Safe labour migration is key to international development. Labour migrants provide their families with more choices, such as finishing off an education, improving their houses, and avoiding indebtedness. In 2020, remittances sent home by Nepali international labour migrants were equivalent to 24.1% of the national Gross Domestic Product. We explore the role of labour intermediaries and private recruitment agencies (PRAs) in labour migration and human trafficking from Nepal.
Many countries were already restricting labour migration before Covid-19, and migrants have been among the worst hit by the pandemic. As decent work in rural areas in Nepal remains limited, people are willing to take risks, such as borrowing money at high interest, to find paid work abroad. This means that the services of labour intermediaries, formal and informal, are in high demand.
There is a wealth of existing literature on human trafficking focusing on the perspectives of victims, such as their rescue and rehabilitation. Very little is known about the perpetrators or alleged perpetrators involved. The concerns of formal labour intermediaries, such as PRAs, and migration-related service providers, such as pre-departure orientation training (PDOT) centres, who play a vital role in (safe) migration are largely unknown. Whether researchers consider labour intermediaries among the targets of social movements to stop trafficking , or as partners for responsible business, an understanding of their aspirations and working context is essential. Our mixed-methods study explores the concerns and constraints of major formal labour intermediaries − PRAs and PDOT centres− for their existing business practices.
In Nepal more than 70 per cent of the economically active population is involved in the informal economy and informal businesses make up around 50 percent of enterprises. The majority of Nepalese international labour migrants are men from rural areas. Due to its structure, any formalising, modernising or restructuring of the whole Nepalese international labour market is unlikely to happen any time soon.
Formalising and regulating “the sector” is also only part of the answer. The organisations that facilitate international labour migration are all in urban areas, mostly in Kathmandu. Is it realistic for every other village in Nepal to have a formal labour intermediary or to have pre-departure training centres? For example, who would pay for these? How many migrants would they need to see to be financially sustainable? Private agents, which can be informal companies or individuals, fulfil an important role in linking the rural supply with the urban intermediaries who mediate the global demand for Nepalese international labour.
Bureaucracy and erratic policies have contributed to increasing the overall migration costs for, and affected the safe migration of, Nepali workers. For example, PRAs have a mandatory requirement to send at least 100 workers for two consecutive years to have their license renewed, and the amount of deposit PRAs are required to make for business operation has recently increased. Factors such as these can encourage PRAs to procure labour demand from employers abroad without proper due diligence.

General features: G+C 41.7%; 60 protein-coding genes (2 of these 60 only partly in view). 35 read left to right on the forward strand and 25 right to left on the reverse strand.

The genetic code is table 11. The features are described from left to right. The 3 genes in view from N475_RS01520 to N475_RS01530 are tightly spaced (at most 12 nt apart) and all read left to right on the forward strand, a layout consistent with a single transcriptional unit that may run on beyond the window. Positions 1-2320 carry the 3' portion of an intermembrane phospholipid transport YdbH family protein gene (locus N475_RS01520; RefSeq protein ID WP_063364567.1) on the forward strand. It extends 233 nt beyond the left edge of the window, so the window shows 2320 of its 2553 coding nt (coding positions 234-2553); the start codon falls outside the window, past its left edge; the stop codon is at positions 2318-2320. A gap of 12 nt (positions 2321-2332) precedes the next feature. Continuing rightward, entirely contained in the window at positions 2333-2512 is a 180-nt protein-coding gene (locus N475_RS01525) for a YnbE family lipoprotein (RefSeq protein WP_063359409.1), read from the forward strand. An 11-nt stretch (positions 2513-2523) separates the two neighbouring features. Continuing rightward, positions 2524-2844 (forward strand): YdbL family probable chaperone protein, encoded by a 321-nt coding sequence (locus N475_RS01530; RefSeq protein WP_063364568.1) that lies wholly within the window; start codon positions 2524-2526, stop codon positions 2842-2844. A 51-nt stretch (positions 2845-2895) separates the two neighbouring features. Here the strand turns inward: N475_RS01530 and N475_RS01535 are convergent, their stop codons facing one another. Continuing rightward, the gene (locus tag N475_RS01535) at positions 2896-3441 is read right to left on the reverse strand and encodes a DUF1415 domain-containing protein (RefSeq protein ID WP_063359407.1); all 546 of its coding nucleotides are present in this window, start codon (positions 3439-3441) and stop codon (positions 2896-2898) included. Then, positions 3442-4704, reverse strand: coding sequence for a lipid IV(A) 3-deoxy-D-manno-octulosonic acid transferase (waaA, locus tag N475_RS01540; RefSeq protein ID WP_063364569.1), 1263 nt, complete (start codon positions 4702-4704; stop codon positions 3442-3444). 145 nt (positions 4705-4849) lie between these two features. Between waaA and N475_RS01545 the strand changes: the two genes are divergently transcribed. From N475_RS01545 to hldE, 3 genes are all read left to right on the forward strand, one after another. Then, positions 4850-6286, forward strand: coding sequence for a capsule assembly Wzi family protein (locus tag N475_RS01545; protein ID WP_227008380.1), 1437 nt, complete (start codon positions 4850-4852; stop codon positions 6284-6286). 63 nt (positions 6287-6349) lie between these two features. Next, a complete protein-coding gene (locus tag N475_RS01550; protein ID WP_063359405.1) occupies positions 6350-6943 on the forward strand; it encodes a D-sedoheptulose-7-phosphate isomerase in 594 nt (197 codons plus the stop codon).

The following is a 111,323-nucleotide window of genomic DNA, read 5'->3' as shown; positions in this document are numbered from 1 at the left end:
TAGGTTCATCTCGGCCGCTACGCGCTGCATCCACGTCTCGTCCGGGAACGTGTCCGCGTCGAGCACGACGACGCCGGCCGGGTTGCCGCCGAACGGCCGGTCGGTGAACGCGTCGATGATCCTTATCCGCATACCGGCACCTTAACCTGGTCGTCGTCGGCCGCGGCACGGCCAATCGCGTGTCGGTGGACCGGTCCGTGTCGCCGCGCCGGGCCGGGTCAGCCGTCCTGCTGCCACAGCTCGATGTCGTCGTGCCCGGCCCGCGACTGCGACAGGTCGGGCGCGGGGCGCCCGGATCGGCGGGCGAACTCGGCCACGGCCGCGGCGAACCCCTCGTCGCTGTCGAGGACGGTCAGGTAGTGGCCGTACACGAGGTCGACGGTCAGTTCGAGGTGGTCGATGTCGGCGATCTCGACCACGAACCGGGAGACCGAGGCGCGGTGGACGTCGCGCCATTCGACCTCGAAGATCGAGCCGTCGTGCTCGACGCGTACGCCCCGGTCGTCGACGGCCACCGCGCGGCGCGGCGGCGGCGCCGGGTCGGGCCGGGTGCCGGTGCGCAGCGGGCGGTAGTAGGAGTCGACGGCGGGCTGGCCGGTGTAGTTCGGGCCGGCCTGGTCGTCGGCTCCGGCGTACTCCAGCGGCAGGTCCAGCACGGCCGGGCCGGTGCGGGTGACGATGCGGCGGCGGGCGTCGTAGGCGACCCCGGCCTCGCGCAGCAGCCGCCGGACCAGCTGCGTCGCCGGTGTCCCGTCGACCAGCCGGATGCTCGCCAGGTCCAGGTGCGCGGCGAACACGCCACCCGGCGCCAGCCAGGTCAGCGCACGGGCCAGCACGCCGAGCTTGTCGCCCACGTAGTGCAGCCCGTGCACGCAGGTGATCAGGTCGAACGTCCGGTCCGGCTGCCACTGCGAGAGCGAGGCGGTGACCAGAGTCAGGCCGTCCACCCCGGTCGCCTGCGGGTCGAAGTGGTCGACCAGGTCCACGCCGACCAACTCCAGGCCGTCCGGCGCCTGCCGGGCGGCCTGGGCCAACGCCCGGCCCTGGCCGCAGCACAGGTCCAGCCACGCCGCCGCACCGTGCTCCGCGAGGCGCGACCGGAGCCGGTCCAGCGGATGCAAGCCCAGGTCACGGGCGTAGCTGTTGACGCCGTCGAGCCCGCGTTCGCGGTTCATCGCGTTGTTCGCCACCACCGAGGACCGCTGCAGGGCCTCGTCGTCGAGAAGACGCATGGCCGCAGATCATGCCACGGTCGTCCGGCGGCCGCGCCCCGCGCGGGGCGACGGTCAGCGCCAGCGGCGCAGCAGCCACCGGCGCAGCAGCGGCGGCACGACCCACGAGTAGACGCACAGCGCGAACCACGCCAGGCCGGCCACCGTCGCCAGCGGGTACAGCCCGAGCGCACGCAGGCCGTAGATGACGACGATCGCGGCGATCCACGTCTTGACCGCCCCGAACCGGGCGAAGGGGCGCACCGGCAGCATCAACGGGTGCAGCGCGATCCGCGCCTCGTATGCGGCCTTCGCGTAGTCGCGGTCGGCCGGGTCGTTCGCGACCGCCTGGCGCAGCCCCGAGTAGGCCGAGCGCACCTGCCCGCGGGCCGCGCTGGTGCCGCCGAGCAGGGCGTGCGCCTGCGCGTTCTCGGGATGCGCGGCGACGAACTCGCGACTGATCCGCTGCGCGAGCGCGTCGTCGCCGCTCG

PRAs also have a statutory requirement publish advertisements in national daily newspapers in print format. Yet most potential migrant workers in remote villages do not have access to these papers, nor could they read and fully comprehend them if they did. At the moment, only a few big PRAs use social media. Minimal information on human trafficking is provided to migrant workers prior to departure, usually through online materials, print job advertisements, and face-to-face interactions with the potential migrants. Given the rising interconnectivity in Nepal, there could be a case for PRAs to be obliged to use social media to disseminate this information.
However, though providing workers with more information prior to departure about the risks of human trafficking is a popular measure, it’s not necessarily effective. One recent study on pre-departure training for prospective female migrants in the neighbouring India raised questions about the utility of pre-departure orientations. Providing people with information is a condition for but not a guarantee of behaviour change. People need to believe the information and be able to act on it for behaviour change to be possible. People in rural Nepal can see the benefits of migration for rural families in houses build with the money of a relative, or new roof on a mud residence, so doubt the credibility of risk training.
Although the expenses for migration can be one reason for indebtedness , remittances are a way out of poverty. One in nine people globally are supported by funds sent home by migrant workers. Risky migration may be a risk worth taking especially when the alternative is passive waiting for decent work in rural areas. PDOT classes have simply become a customary requirement in the process of getting labour permits. There is little incentive for the PDOT centres to improve their quality of service as they receive their clients mainly through their PRA network, rather than through competition based on quality.
Our research shows it is clear that there is an information gap between potential migrant workers and PRAs. This gap is mainly filled by informal labour intermediaries – commonly referred to as agents or brokers, a practice considered illegal. As a result, these informal labour intermediaries are not held accountable for their labour services and have no incentive from the state to provide quality service. This situation appears to suit the needs of many, except workers from rural areas who are cheated out of quality information about labour migration and end up being trafficked abroad into illegal work conditions. Our work continues to explore the role of labour intermediaries in labour practices in Nepal.